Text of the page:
Professor Wu's Rulebook

British phone box libraries

Telephone box library Steve Muir.jpg
Books and bookshelves in a famous red British telephone box. Photo credit: Steve Muir via Flickr.

Across the UK, people are turning famous British red telephone boxes into micro libraries – casual book exchanges where there is no registration, and no fines. Anyone is free to take home a book, provided they bring it back or replace it with another.

It’s a novel, if simple idea, and one that has sprung up in response to a sustained threat facing the UK’s public libraries. The first such telephone box library was set up in Westbury-Sub-Mendip in Somerset was founded in 2009 after the local council cut funding for the area’s mobile library.

The parish council purchased the box, a Giles Gilbert Scott K6 design, for £1, and residents in the Somerset village of Westbury-sub-Mendip put up wooden shelves inside and donated their own books.

telephone library 1

The phone box now houses titles from cooking books to the classics and blockbusters to children’s books

A similar story can be found in South London, where a local man named Seb Handley purchased a run-down telephone box from BT for £1, then used his own money and handyman skills to renovate the box and turn it into one of London’s smallest libraries.

“It’s definitely given people an excuse to stand around chatting,” Seb told Londonist magazine, “and in that sense, I suppose it’s really failed as a library.”

The micro-library exchanges operate on a system of trust. In local villages across England, where everybody knows everybody, this seems to have been a relatively simple sell. In some larger cities, however, the micro-libraries have on occasion had to rely on the local community to step in when the libraries have been vandalised.

telephone library 2.jpg

This is a concept familiar to library curators across the globe. As Anne Beate Hovind, curator of the world famous ‘Future Library’ project, told us in an interview: “It’s all about trust […]I have no choice other than believing in the project. And there’s also trust the other way – because the coming generations have to trust us that we do these kinds of thing for them. They have to trust that we will do things that take care of the planet – that we create work of arts for them.”

Little free libraries

The entire ethos behind these libraries bring to mind the global phenomenon of the ‘little free libraries’, set up by a Wisconsin man named Todd Boll, who sadly passed away in October this year.


As a tribute to his mother, Boll made a small wooden house, just large enough for 20 books, and put it on a post at the end of his drive. Above it he wrote: “Free Books”. Before long, his idea became a book-sharing movement across the US and now little libraries appear all over the world.

While BT have said they will not be selling any more of their famous red telephone boxes for the foreseeable future, people looking to do something similar and set up their own mini-libraries can look to Boll’s legacy and create their own little free libraries. There’s even handy instructions on how to create your own library box on the Guardian.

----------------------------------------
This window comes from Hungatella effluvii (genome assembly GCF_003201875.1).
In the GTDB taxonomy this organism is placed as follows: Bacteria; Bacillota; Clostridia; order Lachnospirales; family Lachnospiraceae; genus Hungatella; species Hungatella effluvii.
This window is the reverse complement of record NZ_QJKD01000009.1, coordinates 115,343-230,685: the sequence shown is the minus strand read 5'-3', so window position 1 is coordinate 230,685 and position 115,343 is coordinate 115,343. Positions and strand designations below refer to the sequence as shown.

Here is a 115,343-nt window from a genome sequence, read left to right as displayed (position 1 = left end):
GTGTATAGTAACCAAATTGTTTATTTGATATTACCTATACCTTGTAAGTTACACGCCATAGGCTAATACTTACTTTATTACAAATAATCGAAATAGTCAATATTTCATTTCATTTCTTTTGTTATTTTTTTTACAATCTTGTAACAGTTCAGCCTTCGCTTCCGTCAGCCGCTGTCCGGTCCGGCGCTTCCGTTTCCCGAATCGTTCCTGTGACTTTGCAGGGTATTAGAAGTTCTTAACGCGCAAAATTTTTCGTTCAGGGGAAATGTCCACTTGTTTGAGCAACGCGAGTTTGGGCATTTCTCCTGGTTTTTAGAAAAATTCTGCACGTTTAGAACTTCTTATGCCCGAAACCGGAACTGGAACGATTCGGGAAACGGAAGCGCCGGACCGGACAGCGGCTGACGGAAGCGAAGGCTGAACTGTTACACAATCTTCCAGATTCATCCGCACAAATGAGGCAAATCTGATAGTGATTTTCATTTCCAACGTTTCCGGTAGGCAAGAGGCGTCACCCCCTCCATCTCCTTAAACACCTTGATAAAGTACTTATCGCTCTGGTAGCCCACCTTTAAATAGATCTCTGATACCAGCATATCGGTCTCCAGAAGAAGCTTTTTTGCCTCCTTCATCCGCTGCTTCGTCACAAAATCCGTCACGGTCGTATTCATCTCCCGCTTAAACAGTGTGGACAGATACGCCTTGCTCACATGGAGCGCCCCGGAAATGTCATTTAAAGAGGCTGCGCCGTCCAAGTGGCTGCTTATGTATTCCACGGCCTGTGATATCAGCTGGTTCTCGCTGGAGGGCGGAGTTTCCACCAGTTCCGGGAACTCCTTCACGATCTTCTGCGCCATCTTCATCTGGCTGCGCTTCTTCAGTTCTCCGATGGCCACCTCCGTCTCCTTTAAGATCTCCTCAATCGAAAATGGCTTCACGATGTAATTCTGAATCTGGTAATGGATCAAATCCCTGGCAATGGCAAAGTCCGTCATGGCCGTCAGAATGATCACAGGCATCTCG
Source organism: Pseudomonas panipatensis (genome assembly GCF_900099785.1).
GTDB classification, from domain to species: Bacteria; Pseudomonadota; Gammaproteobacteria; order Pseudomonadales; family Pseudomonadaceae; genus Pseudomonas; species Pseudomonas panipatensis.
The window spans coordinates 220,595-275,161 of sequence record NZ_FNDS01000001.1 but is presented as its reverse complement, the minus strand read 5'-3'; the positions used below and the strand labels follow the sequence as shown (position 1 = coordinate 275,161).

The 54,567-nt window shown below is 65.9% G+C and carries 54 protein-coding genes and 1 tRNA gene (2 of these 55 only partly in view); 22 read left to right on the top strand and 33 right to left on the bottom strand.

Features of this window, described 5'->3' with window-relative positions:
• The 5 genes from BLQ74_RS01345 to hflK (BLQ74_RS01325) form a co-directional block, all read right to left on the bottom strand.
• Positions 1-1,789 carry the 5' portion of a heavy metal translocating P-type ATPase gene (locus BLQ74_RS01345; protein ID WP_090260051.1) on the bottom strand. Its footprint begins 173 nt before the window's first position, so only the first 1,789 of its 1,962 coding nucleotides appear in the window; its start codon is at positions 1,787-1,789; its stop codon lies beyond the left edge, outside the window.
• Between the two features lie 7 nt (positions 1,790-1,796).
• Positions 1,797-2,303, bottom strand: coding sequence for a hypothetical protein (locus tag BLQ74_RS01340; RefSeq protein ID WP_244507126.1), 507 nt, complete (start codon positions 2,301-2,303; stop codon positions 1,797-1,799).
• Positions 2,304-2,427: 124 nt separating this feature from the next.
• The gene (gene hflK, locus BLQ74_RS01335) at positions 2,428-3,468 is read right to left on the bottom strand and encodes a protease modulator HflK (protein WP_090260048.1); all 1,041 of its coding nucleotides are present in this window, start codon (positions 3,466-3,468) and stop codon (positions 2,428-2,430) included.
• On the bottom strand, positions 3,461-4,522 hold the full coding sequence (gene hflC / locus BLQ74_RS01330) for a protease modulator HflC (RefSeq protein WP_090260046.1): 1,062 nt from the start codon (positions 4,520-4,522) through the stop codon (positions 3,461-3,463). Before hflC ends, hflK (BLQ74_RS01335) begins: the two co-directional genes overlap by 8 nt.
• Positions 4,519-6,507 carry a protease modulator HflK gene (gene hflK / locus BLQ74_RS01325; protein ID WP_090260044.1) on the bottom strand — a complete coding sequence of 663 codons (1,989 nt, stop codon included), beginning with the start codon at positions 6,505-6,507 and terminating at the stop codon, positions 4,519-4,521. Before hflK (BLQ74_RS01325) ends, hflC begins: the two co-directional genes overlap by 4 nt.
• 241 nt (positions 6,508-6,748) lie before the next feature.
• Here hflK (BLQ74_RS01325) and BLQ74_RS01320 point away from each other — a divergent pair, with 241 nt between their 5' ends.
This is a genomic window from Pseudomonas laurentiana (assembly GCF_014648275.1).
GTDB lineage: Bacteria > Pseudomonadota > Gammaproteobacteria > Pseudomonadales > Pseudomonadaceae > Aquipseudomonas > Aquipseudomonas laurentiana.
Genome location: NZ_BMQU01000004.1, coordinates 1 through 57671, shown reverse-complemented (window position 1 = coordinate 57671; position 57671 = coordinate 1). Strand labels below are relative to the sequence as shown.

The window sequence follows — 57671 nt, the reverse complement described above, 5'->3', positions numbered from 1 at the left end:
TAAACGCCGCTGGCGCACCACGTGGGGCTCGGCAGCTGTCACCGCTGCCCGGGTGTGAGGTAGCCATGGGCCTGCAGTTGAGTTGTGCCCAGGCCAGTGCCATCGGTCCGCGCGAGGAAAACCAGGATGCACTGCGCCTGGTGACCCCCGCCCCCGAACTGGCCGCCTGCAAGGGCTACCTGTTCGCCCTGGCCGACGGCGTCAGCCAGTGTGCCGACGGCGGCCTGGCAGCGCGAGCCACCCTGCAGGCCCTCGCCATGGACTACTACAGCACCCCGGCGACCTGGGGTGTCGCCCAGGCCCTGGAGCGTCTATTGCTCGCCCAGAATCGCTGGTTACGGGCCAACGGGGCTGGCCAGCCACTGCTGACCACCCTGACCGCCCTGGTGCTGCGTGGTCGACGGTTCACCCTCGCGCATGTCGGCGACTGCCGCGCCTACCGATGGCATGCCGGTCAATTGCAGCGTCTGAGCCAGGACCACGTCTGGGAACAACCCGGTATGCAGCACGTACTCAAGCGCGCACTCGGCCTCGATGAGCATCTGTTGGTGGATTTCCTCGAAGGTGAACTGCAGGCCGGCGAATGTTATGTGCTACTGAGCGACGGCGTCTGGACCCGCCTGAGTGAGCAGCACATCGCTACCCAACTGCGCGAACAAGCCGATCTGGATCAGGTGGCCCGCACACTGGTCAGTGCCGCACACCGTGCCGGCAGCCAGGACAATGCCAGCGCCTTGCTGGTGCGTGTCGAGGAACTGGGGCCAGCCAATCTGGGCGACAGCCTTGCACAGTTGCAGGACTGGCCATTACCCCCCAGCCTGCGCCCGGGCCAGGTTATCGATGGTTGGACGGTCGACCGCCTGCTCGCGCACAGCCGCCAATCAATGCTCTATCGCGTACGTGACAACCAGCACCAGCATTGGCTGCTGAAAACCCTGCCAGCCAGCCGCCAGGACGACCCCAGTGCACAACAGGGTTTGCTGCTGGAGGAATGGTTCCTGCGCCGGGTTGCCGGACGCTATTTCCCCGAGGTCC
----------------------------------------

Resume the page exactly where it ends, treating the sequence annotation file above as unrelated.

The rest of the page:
Happy reading, comrades!




  1. This is fascinating. I’ve written about Little Free Libraries here in the U.S. a few times, and a UK reader let me know about the phone box libraries. That led me here. Thank you covering the subject. I also appreciate your acknowledgment of Todd Boll’s inception of the LFLs. Well done.

    Liked by 1 person

    1. Hi Brad, thanks so much for your message and really pleased to hear you stumbled upon our site through the phone box libraries; love these sorts of projects. If you’d ever be interested in writing a guest post for us about LF libraries in the US we’d be pleased to feature you! Feel free to get in touch 🙂

      Liked by 1 person

  2. Inspired by this article I am now in the process of getting our disused village phone box turned into a community library.
    I am so excited about it. I kept hoping that the council would not take it away because it reminds me of the past, phoning dial-a-disc with 2p and taking turns with my mates to hear some of the song, snogging my first girlfriend as we waited for me to get the bus home, and so on.
    Now hopefully it has a future, and will be a benefit to this small rural community.

    Liked by 1 person

    1. That’s amazing, David – so extraordinarily pleased to hear that. What a wonderful way of maintaining a bit of your village history while bringing more books into people’s lives!


    2. Hi David, I hope your efforts are thriving. I’m discussing our disused village phone box (in Hampshire) with the parish council and with one or two other enthusiasts. Do you have any practical advice about funding the refurbishment? How are you stocking the library? What are the rules of use, if any. Thanks, Sally

      Liked by 1 person

  3. This really gave me an idea. With libraries nowadays closed anyway, I would really like to create something like this in our Doncaster community. How would someone go about doing this? Can anyone just purchase a box like that and put it on public ground? Or do I need some kind of a permit? I have lots of unused books I would otherwise donate to charity, this would help lots of people with their lockdown boredom, I think.


  4. There are loads of these in my region now (west of England) and I have started my own in Gotherington. It’s a great idea, beautiful in its simplicity, but it needs local people to take hold of it and make it happen.


    1. Fantastic Dan – great to hear you’ve started your own! If you’d be interested in sharing your experiences with our readers over a blog post we’d love to share it on our site 🙂


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